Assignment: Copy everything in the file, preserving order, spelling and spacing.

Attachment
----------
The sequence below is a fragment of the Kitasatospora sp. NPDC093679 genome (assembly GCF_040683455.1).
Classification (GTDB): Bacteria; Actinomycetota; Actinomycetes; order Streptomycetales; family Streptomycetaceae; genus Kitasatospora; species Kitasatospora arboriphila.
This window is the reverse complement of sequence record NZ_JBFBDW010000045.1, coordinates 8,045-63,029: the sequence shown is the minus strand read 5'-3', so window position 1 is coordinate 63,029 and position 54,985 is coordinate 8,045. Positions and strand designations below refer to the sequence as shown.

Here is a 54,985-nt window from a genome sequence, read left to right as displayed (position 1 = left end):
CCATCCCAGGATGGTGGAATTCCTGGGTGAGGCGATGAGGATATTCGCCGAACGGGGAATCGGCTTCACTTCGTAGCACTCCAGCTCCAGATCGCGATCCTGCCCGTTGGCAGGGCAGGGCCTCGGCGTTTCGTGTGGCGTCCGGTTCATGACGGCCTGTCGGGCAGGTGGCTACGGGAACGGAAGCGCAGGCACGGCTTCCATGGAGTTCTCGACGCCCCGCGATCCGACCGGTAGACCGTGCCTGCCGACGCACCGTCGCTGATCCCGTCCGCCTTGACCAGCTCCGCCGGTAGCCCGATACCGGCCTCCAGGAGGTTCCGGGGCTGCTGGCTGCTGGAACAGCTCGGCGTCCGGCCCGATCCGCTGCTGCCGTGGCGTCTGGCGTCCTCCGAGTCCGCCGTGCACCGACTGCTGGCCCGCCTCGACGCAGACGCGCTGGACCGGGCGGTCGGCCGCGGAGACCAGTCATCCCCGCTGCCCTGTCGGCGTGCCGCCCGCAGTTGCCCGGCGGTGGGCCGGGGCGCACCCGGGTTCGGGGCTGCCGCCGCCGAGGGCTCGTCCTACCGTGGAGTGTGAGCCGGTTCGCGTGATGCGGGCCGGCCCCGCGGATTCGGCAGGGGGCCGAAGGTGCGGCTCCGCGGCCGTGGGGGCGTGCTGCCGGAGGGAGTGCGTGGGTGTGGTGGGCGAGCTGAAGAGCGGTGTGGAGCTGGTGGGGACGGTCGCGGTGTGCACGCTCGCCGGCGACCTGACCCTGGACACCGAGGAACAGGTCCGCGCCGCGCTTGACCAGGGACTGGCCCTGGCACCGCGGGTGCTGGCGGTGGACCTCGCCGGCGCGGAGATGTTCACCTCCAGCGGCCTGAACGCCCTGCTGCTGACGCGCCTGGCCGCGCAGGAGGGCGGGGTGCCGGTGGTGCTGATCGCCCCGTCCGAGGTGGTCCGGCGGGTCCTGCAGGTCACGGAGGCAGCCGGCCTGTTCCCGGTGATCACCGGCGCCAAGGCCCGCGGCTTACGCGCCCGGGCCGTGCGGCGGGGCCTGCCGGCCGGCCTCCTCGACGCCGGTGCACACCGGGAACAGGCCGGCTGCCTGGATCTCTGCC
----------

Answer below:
The sequence below is a fragment of the Kitasatospora sp. NPDC093679 genome (assembly GCF_040683455.1).
Classification (GTDB): Bacteria; Actinomycetota; Actinomycetes; order Streptomycetales; family Streptomycetaceae; genus Kitasatospora; species Kitasatospora arboriphila.
This window is the reverse complement of sequence record NZ_JBFBDW010000045.1, coordinates 8,045-63,029: the sequence shown is the minus strand read 5'-3', so window position 1 is coordinate 63,029 and position 54,985 is coordinate 8,045. Positions and strand designations below refer to the sequence as shown.

Here is a 54,985-nt window from a genome sequence, read left to right as displayed (position 1 = left end):
CCATCCCAGGATGGTGGAATTCCTGGGTGAGGCGATGAGGATATTCGCCGAACGGGGAATCGGCTTCACTTCGTAGCACTCCAGCTCCAGATCGCGATCCTGCCCGTTGGCAGGGCAGGGCCTCGGCGTTTCGTGTGGCGTCCGGTTCATGACGGCCTGTCGGGCAGGTGGCTACGGGAACGGAAGCGCAGGCACGGCTTCCATGGAGTTCTCGACGCCCCGCGATCCGACCGGTAGACCGTGCCTGCCGACGCACCGTCGCTGATCCCGTCCGCCTTGACCAGCTCCGCCGGTAGCCCGATACCGGCCTCCAGGAGGTTCCGGGGCTGCTGGCTGCTGGAACAGCTCGGCGTCCGGCCCGATCCGCTGCTGCCGTGGCGTCTGGCGTCCTCCGAGTCCGCCGTGCACCGACTGCTGGCCCGCCTCGACGCAGACGCGCTGGACCGGGCGGTCGGCCGCGGAGACCAGTCATCCCCGCTGCCCTGTCGGCGTGCCGCCCGCAGTTGCCCGGCGGTGGGCCGGGGCGCACCCGGGTTCGGGGCTGCCGCCGCCGAGGGCTCGTCCTACCGTGGAGTGTGAGCCGGTTCGCGTGATGCGGGCCGGCCCCGCGGATTCGGCAGGGGGCCGAAGGTGCGGCTCCGCGGCCGTGGGGGCGTGCTGCCGGAGGGAGTGCGTGGGTGTGGTGGGCGAGCTGAAGAGCGGTGTGGAGCTGGTGGGGACGGTCGCGGTGTGCACGCTCGCCGGCGACCTGACCCTGGACACCGAGGAACAGGTCCGCGCCGCGCTTGACCAGGGACTGGCCCTGGCACCGCGGGTGCTGGCGGTGGACCTCGCCGGCGCGGAGATGTTCACCTCCAGCGGCCTGAACGCCCTGCTGCTGACGCGCCTGGCCGCGCAGGAGGGCGGGGTGCCGGTGGTGCTGATCGCCCCGTCCGAGGTGGTCCGGCGGGTCCTGCAGGTCACGGAGGCAGCCGGCCTGTTCCCGGTGATCACCGGCGCCAAGGCCCGCGGCTTACGCGCCCGGGCCGTGCGGCGGGGCCTGCCGGCCGGCCTCCTCGACGCCGGTGCACACCGGGAACAGGCCGGCTGCCTGGATCTCTGCC